Flat White

Forget the Wuhan flu, the Chi Comm virus is a bigger threat to our way of life

31 August 2020

11:30 AM

31 August 2020

11:30 AM

Over the last six months, we have witnessed an unprecedented global outbreak of politicians and journalists declaring how much they care about grandmas. Oddly, some of the most passionate outpourings have been for those dead for over 100 years.  

Chris Bowen, the shadow health minister, was one of the first out of the blocks. He emotionally unburdened himself in parliament back in April with the sad tale of his great grandmother, who died, aged 29, in the Spanish Flu of 1918-19. “We have to learn the lessons of this pandemic and the pandemics that have come before”, he implored, directly comparing the deadliness of COVID-19 with that past pandemic and suggesting that young people today faced similar risks — both of which are entirefalse. 

That didn’t stop journalists from jumping into the act with stories of even more distant ancestors to demonstrate their vast literary and historical (if, sadly, not their mathematical) expertise. The dead from the Plague of Athens, the Plague of Justinian, the Black Death, smallpox and so forth were all disinterred to help us better understand our current predicament. 

Such examples, we now also know, are completely irrelevant to our current circumstances. It’s not that I, like all Australians, don’t care about Chris Bowen’s much loved (and long-dead) great granny. I also get a bit teary thinking about the death of Pericles. The problem is there is simply no evidence this current virus is anything like the diseases that knocked either of them or others off.  

This is now beyond doubt. It is clear to any intelligent observer with a basic statistical understanding who has reviewed the real-world data. Anyone who continues to refer to this current coronavirus as akin to the Spanish Flu really should be considered certifiably loco.  

I should probably add that I am not blasé about respiratory illnesses. My own great grandmother (seeing as we are now all sharing family folklore) took all her children off an already remote sheep station in Western Queensland during the Spanish Flu to an even more isolated camp near Dillybroo (look it up) for over three months. She happily survived, I have taken two of my own children in ambulances with breathing difficulties and nervously watched them in hospitals on ventilators. I lived through SARS in Hong Kong where there was, unlike this time,  a real risk of ICU wards being overrun. If there were an exceptional risk I would be concerned and, initially, I was. It always pays to watch China very closely.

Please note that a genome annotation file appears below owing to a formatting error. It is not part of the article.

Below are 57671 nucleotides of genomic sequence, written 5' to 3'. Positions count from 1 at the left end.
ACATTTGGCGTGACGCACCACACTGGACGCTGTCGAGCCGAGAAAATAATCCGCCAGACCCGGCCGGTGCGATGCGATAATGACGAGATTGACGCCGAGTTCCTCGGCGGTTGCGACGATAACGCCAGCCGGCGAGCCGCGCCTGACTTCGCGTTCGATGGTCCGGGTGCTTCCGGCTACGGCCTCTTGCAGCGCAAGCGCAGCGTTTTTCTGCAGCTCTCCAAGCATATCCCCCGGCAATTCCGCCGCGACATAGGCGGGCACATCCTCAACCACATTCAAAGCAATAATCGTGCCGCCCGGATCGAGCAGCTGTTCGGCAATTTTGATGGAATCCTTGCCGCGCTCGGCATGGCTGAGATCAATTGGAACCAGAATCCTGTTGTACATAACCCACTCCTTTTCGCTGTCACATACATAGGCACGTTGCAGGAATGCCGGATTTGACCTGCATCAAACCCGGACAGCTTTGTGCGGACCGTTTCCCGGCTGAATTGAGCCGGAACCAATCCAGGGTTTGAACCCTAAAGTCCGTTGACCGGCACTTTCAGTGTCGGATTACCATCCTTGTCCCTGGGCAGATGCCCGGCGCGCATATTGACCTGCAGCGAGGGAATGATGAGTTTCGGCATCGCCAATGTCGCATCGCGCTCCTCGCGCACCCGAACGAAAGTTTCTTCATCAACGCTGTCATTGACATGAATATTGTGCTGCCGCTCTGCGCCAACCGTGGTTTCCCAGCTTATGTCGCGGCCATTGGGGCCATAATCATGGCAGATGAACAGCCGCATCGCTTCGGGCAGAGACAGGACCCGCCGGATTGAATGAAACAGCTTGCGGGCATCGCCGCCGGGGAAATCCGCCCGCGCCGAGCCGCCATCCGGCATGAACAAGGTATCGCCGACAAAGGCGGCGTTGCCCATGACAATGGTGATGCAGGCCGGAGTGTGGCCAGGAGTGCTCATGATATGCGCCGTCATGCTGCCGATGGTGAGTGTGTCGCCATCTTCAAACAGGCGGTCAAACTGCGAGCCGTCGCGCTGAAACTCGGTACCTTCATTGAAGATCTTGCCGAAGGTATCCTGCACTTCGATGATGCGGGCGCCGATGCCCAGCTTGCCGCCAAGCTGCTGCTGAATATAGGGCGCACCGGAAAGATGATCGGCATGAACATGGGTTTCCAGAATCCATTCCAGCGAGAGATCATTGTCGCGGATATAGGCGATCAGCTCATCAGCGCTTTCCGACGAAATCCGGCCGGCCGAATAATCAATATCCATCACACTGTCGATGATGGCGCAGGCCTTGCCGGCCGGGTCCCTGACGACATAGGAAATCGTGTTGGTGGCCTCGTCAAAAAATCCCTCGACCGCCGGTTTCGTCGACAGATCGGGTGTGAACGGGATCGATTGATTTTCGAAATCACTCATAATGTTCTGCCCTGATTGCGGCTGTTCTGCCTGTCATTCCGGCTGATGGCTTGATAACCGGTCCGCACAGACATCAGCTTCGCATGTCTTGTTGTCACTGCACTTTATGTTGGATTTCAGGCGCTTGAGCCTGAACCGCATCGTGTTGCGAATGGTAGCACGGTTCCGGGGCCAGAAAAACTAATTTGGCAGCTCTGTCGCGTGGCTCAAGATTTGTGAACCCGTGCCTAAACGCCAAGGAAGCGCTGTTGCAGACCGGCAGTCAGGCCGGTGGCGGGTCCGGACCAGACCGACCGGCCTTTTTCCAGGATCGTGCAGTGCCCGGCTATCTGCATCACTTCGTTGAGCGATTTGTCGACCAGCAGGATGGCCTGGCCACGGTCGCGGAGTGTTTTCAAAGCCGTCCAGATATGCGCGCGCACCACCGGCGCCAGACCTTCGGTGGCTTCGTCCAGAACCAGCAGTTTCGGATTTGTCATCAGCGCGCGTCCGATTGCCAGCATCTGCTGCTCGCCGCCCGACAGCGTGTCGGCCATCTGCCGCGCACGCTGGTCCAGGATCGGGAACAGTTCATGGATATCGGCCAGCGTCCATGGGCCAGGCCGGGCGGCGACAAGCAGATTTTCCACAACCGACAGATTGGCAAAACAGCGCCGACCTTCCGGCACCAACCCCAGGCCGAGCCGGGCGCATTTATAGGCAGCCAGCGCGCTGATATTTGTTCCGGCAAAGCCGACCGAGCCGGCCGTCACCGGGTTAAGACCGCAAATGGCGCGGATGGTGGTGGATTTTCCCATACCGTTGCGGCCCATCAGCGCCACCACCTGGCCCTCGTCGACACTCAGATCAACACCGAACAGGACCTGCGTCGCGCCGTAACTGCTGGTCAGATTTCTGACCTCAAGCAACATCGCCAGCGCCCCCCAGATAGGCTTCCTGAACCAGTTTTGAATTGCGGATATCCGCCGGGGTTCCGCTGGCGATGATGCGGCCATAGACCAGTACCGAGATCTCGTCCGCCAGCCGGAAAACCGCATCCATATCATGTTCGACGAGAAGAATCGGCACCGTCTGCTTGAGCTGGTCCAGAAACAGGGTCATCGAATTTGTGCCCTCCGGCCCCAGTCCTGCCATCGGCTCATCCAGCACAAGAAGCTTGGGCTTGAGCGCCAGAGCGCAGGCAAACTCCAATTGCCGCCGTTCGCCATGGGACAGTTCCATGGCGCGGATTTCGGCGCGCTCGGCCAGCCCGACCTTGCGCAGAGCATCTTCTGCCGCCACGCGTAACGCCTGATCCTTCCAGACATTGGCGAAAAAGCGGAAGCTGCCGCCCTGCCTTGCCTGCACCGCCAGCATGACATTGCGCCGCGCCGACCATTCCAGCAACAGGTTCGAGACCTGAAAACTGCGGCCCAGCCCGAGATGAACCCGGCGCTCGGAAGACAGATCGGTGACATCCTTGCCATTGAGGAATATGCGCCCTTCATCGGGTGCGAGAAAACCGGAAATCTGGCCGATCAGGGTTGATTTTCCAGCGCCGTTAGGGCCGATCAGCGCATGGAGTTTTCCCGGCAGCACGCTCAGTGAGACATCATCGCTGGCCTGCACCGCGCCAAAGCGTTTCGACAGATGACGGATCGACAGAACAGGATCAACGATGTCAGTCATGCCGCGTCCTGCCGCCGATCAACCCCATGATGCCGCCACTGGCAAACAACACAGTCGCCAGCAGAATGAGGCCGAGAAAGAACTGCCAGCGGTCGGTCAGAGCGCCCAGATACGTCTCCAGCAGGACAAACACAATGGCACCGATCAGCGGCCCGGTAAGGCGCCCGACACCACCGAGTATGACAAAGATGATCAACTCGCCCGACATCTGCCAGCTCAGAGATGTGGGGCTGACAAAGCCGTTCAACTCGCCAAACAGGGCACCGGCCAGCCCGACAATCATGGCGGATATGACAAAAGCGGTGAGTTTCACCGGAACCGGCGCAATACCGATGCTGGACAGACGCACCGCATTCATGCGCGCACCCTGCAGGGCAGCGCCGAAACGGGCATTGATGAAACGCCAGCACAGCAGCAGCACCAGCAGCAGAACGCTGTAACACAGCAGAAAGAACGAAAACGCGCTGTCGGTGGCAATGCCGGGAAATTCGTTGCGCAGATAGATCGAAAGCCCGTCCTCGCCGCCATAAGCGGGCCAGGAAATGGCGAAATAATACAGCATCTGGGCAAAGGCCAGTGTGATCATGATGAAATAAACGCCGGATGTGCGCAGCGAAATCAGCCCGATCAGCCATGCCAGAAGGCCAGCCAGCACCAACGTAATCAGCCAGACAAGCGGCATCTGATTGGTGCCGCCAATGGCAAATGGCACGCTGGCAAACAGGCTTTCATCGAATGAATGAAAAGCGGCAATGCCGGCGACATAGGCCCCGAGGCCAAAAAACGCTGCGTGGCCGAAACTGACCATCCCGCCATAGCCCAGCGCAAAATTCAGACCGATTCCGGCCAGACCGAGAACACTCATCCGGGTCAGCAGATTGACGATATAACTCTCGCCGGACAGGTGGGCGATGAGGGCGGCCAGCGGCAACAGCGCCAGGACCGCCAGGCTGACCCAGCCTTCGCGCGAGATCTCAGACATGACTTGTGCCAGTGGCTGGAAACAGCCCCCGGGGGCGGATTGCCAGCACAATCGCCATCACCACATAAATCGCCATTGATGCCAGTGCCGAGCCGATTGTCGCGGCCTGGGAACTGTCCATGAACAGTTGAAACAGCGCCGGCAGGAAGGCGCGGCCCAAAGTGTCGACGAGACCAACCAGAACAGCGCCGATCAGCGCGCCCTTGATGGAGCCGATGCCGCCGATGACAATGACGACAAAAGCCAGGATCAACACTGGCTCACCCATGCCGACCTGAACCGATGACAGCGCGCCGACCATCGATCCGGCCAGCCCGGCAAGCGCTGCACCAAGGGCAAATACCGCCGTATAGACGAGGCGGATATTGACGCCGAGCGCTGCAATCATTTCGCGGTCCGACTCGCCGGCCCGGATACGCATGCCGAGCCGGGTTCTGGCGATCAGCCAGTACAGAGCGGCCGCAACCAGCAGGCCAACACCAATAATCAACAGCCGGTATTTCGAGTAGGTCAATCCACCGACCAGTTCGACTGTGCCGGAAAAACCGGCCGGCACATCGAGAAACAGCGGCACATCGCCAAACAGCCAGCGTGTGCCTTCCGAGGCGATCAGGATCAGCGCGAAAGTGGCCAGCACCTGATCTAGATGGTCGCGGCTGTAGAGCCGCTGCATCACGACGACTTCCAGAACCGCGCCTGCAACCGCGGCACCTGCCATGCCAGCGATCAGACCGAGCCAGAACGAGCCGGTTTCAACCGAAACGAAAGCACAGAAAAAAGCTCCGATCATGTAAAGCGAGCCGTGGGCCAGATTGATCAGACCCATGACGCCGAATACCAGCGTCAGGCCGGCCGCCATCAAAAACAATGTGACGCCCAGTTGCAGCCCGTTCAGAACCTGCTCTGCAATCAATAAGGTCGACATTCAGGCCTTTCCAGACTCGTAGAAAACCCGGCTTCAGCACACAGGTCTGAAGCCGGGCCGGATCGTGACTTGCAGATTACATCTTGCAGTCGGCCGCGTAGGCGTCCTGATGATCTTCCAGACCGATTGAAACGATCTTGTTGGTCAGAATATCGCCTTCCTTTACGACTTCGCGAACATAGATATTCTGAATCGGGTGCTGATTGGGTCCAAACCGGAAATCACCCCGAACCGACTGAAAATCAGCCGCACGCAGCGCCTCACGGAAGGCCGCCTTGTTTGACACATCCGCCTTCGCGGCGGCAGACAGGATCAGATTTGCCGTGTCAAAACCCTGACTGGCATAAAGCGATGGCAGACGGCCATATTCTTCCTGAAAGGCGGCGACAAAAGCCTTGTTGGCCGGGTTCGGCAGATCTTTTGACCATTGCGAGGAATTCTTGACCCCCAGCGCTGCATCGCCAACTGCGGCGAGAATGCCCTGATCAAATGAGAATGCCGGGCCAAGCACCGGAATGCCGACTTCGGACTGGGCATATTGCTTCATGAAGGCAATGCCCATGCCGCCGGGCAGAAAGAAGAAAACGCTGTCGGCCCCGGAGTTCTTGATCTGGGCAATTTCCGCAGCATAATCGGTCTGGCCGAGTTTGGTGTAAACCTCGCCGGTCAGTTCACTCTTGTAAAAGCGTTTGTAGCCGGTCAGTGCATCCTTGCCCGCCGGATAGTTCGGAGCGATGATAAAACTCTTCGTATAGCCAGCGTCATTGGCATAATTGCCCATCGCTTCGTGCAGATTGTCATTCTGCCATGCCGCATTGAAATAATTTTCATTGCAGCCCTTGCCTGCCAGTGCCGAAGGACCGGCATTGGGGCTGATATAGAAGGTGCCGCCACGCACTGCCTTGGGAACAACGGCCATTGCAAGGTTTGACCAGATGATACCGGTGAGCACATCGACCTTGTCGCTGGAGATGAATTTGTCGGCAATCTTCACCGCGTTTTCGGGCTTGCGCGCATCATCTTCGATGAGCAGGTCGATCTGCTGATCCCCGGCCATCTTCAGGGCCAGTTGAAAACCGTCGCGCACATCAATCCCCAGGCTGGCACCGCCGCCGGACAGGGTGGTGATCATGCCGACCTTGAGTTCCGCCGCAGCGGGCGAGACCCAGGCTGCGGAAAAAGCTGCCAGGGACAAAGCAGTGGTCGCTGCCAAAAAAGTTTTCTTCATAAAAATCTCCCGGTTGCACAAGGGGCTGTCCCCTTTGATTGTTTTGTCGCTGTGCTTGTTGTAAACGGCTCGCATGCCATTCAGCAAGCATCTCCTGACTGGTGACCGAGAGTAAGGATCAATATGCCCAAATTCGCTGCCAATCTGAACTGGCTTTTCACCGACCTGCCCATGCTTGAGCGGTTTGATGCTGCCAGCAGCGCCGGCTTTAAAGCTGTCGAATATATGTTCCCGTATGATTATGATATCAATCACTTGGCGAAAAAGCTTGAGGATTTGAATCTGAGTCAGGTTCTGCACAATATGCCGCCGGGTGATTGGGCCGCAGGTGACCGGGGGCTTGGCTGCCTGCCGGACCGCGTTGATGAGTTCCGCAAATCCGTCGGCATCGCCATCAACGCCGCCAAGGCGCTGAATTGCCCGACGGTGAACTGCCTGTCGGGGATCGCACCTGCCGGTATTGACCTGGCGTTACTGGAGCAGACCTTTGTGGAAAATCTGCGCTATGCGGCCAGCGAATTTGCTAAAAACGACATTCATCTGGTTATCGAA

But the reality is such fears were vastly overblown. “Excess deaths”, the key metric to access the impact of this disease, shows this. You will now struggle to find any country on the planet that has now experienced, on a per capita basis, anything that could be characterized as an exceptional number of excess deaths compared to recent bad flu seasons. If you don’t believe me ask a politician to name one.

It does not matter whether a country did not lock down much at all (like Sweden) or implemented severe lockdowns (like Britain, Italy, New York). All of these countries are now experiencing either average or below average deaths for this time of year. Like all countries, they will only experience slightly higher than average numbers of deaths this year – certainly nothing like the Spanish Flu.